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Nettauksjon

Lot number 127991-3
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Revolver

  • Hammer price

    14 000 NOK

    Estimate 12 000 - 15 000 NOK

    The auction has ended

    End 25.09.2019 20:11

    This object can be sent by post within Norway for 375 NOK. For international shipment please contact [email protected]

English description

Revolver

Colt Model 1877 "Thunderer", cal. .41. 3,5 tommers pipe.
Serienummer 34414, nummerlik, produsert 1882.

Forniklet. Ben grepsplater.
Rund pipe. Seksskudds tønne.

COLT MODEL 1877
The Colt M1877 was a double-action revolver manufactured by Colt's Patent Fire Arms from January 1877 to 1909 for a total of 166,849 revolvers. The Model 1877 was offered in three calibers, which lent them three unofficial names: the "Lightning", the "Thunderer", and the "Rainmaker". The principal difference between the models was the cartridge in which they were chambered: the "Lightning" being chambered in .38 Long Colt; the "Thunderer" in .41 Colt. Both models had a six-round ammunition capacity. An earlier model in .32 Colt known as the "Rainmaker" was offered in 1877.

The M1877 was designed by one of the inventors of the M1873 Colt Single Action Army, William Mason, as Colt's first attempt at manufacturing a double-action revolver. The M1877 was the first successful US-made double-action cartridge revolver.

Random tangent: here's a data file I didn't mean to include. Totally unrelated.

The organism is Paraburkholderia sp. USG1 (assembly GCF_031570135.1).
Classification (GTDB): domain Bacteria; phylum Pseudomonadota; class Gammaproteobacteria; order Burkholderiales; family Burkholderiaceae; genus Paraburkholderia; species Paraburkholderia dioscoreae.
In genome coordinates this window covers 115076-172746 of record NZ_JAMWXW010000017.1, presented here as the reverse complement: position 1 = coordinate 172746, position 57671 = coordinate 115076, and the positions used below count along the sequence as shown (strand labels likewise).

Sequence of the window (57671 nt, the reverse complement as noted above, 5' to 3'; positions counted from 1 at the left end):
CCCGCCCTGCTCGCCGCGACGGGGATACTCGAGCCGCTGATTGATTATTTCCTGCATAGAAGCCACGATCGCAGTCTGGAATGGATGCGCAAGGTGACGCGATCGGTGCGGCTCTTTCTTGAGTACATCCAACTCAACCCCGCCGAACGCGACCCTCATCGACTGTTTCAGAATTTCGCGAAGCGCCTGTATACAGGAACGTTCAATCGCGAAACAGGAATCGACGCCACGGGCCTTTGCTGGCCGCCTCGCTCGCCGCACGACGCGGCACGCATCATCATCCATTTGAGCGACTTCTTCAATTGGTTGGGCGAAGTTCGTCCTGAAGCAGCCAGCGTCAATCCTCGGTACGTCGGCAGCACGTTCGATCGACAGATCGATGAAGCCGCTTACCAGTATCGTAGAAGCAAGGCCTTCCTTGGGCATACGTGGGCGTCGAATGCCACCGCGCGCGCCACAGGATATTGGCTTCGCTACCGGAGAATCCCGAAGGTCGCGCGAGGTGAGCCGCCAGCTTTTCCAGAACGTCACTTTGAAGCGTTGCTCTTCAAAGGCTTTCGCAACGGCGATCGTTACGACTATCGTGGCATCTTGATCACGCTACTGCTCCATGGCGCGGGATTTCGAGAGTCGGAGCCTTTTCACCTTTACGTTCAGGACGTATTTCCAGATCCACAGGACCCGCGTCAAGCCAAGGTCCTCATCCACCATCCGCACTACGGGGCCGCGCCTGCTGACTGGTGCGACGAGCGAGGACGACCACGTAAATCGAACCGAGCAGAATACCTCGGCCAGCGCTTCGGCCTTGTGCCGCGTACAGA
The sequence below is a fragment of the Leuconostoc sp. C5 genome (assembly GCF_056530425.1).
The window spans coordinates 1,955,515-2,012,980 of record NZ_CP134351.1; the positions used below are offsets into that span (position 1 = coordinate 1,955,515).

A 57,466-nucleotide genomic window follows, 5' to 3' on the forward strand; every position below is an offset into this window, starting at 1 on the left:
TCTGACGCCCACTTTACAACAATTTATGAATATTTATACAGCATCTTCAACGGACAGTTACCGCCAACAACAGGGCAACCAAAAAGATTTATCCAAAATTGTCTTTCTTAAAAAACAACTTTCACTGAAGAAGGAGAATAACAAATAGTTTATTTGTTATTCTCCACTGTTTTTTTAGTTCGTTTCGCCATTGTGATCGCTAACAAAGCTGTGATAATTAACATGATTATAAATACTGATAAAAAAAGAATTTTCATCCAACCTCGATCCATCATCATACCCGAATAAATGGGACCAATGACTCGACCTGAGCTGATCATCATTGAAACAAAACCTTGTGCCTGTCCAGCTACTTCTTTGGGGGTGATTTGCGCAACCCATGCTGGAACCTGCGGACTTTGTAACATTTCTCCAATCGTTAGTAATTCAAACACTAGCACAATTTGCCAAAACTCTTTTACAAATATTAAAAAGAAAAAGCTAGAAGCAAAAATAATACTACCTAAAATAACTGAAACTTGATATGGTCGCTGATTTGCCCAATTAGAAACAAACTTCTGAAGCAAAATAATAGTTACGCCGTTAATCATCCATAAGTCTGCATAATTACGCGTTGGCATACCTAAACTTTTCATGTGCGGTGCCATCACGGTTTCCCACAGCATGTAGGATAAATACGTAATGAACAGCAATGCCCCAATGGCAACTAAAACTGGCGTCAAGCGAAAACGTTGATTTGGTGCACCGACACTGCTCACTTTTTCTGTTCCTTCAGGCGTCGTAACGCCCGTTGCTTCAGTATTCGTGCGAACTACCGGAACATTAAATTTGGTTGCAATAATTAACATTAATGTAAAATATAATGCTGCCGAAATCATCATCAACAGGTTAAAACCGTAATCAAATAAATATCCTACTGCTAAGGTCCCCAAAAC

The M1877 was offered from the factory in two basic finishes: nickel-plated or a case-hardened frame with a blue barrel and cylinder. The revolver was available in barrel lengths from 2.5" to 7.5" and was available with or without the ejector rod and housing. The shorter barreled versions without the ejector rod were marketed as "shopkeeper's specials".

Neither "Lightning" nor "Thunderer" were Colt designations, nor used by the factory in any reference materials. Both terms were coined by Benjamin Kittredge, one of Colt's major distributors. Kittredge was responsible for the terms "Peacemaker" for the Single Action Army, "Omnipotent" for the Colt M1878 double-action (often known as the "Frontier" model), and nicknames for the various chamberings of the New Line models.

The M1877's early double-action mechanism proved to be both intricate and delicate, and thus prone to breakage. The design had a reputation for failure and earned the nickname "the gunsmith's favorite". Because of the intricate design and difficulty of repair, gunsmiths to this day dislike working on them. Gun Digest referred to it as "the worst double-action trigger mechanism ever made". Typically, the trigger spring would fail and this would reduce the revolver to single-action fire only. Outwardly, the Model 1877 shows a striking resemblance to the Colt Single Action Army revolver, however it is scaled down slightly and much thinner in dimension. The standard finishes were blued, with a case-colored frame or nickel plating. The bird's head grips were of checkered rosewood on the early guns and hard rubber on the majority of later-production guns.